There are no magic solutions that work for every accountant, no matter what some so-called experts say.

Examples

I have seen and worked with enough successful accountants over the years, and especially recently, to be able to say with absolute confidence that they achieved that success without worrying about doing any one or more of the following to achieve their objectives:

  • Create facebook ads to send prospects to an automated webinar and a sales, ahem, strategy call to win clients;
  • A fancy elevator pitch that somehow compels clients to hire the accountant the instant they hear it;
  • An expensive flashy website;
  • A personalised or custom built app;
  • A distinct digital marketing strategy (It’s just part of the marketing mix);
  • Blog regularly or pay someone else to do this for them;
  • Enter local business or sector awards;
  • Send out regular emails filled with manufactured controversy to try to create the impression the accountant has a distinct personality;
  • Badger people with Linkedin messages ‘adding value’ they didn’t ask for or pestering them to get on a call with the accountant or join the group set up to market to them with;
  • Become active on social media to show that the accountant is modern and regardless of who they are really trying to influence;
  • Become a recognised expert and hope that somehow clients will flock to the accountant’s door to benefit from their expertise.

I’m exaggerating for effect of course. All of these things work for some accountants. Typically only AFTER they have undertaken significant preparatory work as to their target market place.

The key point

The key point is that you don’t NEED to do all or any of these things.

There is no ‘one best way’ you must pursue. Only what works for you. That may be the same as works for other practices similar to yours, or it may be quite different because YOU are different, your practice is different, your style and approach to business is different and your target clients are different.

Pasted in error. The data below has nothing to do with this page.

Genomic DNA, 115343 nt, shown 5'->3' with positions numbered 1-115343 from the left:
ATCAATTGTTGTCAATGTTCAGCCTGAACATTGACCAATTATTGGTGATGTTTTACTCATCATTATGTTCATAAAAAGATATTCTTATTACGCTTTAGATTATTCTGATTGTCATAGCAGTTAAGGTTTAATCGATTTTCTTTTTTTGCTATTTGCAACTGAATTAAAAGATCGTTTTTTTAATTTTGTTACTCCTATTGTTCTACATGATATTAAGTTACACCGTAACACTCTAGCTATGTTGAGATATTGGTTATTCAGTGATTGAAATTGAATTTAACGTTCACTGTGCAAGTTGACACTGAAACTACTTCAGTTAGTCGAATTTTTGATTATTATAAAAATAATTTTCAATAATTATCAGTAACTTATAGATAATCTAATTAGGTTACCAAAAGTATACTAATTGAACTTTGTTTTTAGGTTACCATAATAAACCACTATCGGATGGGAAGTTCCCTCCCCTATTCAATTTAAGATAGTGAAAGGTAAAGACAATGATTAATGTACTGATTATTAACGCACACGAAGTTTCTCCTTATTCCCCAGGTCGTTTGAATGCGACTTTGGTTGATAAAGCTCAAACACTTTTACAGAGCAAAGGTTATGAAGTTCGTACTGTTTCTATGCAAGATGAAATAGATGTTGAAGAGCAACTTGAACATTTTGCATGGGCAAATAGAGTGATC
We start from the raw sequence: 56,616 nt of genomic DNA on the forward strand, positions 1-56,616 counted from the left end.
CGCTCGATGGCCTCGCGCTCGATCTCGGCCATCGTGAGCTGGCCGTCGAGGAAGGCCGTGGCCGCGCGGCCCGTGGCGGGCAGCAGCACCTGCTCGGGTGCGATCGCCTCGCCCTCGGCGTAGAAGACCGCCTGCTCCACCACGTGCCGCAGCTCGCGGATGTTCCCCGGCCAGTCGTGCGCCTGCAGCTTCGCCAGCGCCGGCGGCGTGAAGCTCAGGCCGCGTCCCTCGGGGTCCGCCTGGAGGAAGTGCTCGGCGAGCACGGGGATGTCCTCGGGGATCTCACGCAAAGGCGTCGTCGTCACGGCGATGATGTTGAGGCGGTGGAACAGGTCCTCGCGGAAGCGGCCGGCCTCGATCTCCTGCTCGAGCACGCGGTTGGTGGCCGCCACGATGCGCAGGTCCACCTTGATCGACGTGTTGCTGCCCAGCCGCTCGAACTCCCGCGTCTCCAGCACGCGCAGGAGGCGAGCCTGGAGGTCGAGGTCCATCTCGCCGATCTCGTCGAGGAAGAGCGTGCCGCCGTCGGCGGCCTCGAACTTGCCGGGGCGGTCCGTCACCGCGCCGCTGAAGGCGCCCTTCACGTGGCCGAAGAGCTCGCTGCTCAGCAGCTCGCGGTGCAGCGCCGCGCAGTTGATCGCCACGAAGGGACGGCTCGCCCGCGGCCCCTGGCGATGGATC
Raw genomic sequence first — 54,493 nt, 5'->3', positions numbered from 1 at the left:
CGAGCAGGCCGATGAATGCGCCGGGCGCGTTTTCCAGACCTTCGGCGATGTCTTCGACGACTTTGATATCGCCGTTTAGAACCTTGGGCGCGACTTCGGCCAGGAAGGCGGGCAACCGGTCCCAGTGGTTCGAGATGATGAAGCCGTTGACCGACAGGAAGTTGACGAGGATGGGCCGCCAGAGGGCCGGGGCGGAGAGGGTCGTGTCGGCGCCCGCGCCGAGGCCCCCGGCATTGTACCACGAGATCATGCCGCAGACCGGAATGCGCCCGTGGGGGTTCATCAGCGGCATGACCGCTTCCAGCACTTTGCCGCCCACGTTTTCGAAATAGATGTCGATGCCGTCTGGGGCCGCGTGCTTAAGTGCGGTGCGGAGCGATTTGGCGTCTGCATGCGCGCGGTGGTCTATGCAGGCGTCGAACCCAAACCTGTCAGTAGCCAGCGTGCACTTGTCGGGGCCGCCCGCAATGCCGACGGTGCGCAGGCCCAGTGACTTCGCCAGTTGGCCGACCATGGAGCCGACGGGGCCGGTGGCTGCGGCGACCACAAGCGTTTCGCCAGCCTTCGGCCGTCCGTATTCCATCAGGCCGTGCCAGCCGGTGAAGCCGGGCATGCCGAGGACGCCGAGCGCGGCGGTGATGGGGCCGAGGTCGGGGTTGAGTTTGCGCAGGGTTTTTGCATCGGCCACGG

In my experience the only real commonalities across all accountants in practice are the outputs of your service ie: the accounts and the tax returns.

Why do people talk about the ‘one way’?

I think there are 5 reasons why so many people tell you there is ‘one best way’ to achieve your objectives:

  1. They have seen other people they admire adopt this approach. “If it works for them, it will help you generate business too” – This ignores the fact that your practice, prospects and approach to business might be quite different;
  2. It is often self-interest. The ‘one best way’ is what they want to sell to you;
  3. They assume that you have done some crucial background research, specific to your practice, that might warrant such a course of action;
  4. It could be evidencing their limited experience. That ‘one way’ is simply something that worked for them; or
  5. It is the only way they were taught on a course and they are unaware of other options and alternative approaches.

Most of the accountants I speak with are almost as cynical of such assertions as am I. All of us with a degree of real life experience know that there’s always more than one way to do things.

And when it comes to being more a more successful accountant, the key is to find a way that works for you and matches your skills and preferences. It needs to be appropriate for your approach to business, your target clients and your objectives.

What you MUST do 😉

Of course, there are some things you MUST do if you want to speed up the process of achieving more success in your practice:

  • You must figure out what you’re great at and that clients value;
  • You must find a way to connect with those clients that allow you to add value to them;
  • You must show up on a regular basis in their lives to add more value, build credibility and establish trust; and